• Valve announces $1 million CS:GO art contest celebrating 10 years of the Steam Workshop | GamingOnLinux

        It’s coming close to 10 years since the Steam Workshop went live and so Valve are doing something special. Counter-Strike: Global Offensive has a big art competition going live tomorrow (July 22, 2021) for 10 lucky people to win.

        The contest itself is relatively simple. Valve will pick 10 designs based on a dream-theme, and have them shipped with CS:GO in a Dreams & Nightmares case. Each person (or team) will win $100,000 and multiple entries can be submitted. All you need is an active Steam account that’s made a purchase of $5 or more.

      • Bring a garden back to life in the upcoming The Garden Path | GamingOnLinux

        UK-based developer Louis Durrant has launched a Kickstarter campaign for their Godot Engine powered slice-of-life sim game The Garden Path and it looks absolutely wonderful.

        The Garden Path is all about living the quiet life. The idea is to give a tranquil experience, just letting you get a garden going while appreciating nature. The developer says that time moves along with the real world (a bit like Animal Crossing then perhaps) and that “the passing of seasons heralds new encounters and a new story to weave”. They’re now seeking at least £20,000 on Kickstarter to make it happen.

    • Desktop Environments/WMs

      • K Desktop Environment/KDE SC/Qt

        • KDE is to Linux what 7 was to Windows

          If you ask most devoted fans, Widows 7 was the best iteration of the desktop operating system. It still held true to the look and feel users had come to rely on but gave just enough modernity to pull it out of the cold, out-of-touch grip of the software Grim Reaper. That’s why, when Microsoft put the kibosh on Windows 7, the community at large was up in arms. They didn’t want to let go of what was familiar and what worked so well for them.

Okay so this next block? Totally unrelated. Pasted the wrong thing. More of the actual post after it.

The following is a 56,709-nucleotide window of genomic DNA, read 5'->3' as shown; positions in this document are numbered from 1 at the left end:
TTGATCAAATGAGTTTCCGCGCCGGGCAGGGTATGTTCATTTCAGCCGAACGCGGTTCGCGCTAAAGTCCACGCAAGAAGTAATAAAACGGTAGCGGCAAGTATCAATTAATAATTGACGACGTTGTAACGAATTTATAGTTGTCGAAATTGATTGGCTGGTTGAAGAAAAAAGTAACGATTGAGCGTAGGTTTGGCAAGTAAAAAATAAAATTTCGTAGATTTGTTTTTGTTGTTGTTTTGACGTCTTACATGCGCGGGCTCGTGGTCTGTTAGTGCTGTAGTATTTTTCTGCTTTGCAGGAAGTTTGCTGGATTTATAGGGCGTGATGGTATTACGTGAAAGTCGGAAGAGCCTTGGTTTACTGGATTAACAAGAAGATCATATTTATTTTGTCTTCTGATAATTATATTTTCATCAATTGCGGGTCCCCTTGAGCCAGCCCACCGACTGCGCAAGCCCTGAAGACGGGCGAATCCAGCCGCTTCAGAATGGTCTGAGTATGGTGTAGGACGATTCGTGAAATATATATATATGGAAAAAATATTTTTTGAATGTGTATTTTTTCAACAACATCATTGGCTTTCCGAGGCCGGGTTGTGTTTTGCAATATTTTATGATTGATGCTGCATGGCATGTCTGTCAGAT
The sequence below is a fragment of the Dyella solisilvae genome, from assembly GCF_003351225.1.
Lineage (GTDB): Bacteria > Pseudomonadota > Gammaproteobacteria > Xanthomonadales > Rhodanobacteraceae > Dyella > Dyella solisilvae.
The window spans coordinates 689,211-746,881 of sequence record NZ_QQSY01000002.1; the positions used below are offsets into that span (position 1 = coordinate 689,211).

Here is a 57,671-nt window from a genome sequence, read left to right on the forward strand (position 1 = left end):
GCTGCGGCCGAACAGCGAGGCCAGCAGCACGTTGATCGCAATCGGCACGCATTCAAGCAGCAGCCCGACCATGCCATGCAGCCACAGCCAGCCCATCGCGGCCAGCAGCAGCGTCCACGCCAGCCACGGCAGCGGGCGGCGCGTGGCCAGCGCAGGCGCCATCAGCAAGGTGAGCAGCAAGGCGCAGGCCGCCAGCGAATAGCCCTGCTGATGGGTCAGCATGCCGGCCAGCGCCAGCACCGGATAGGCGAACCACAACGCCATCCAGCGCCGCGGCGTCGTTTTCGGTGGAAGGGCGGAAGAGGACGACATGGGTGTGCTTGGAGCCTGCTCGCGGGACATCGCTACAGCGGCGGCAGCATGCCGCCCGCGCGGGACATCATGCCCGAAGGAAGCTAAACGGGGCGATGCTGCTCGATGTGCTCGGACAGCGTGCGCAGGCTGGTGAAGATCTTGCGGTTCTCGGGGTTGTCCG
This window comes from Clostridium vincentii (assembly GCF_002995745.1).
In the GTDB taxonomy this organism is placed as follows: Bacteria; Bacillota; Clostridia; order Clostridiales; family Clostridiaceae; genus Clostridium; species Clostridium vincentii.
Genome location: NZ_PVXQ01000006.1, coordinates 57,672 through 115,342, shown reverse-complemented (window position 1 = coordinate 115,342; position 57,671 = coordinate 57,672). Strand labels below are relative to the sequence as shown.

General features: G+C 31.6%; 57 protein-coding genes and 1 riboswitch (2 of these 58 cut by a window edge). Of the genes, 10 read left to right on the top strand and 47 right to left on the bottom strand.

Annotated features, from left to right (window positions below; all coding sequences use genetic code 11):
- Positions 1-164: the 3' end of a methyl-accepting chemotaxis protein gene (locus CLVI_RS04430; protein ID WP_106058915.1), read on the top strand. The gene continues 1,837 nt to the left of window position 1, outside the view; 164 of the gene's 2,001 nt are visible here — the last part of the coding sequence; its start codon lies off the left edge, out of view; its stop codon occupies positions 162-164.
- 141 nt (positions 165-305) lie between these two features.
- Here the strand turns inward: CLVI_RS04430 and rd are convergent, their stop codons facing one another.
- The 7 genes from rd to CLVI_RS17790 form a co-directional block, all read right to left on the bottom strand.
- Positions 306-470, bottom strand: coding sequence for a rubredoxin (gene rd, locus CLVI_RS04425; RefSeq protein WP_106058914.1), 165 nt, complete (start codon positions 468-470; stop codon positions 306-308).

I see KDE as holding the same spot for Linux users. This open-source desktop has been, for some time, the perfect marriage of old and new school design and execution. It’s got all the goodness of the past, with just enough future flavor to make it feel like it’s both familiar and modern at the same time.

          It’s because of that old-school feeling that I tend to not give KDE enough love. And that’s a shame because if KDE Neon (and version 5.22.1 of KDE) has shown me anything, it’s that this desktop deserves the attention and accolades it has missed for a while.

          To resolve that oversight, I thought I’d spin up a virtual machine of the latest KDE Neon release and see what was what. I’m happy to report, I was quite pleasantly surprised. With the KDE Neon distributions, users are treated to the latest version of the KDE desktop and an operating system that runs incredibly smoothly. It’s not perfect, but for anyone looking for the best introduction to Linux, this might well be the ideal choice.

        • Restarting Development of the KDE Connect iOS App for GSoC

          Google Summer of Code 2021 with KDE, How it started and what we aim to achieve

        • XmlListModels in Qt 6 – Life of a Developer

          I had a look at a small XmlListModel based project of mine and started migrating the code from Qt 5.12 to Qt 6.2. The code ports pretty cleanly, but there are some caveats to be aware of.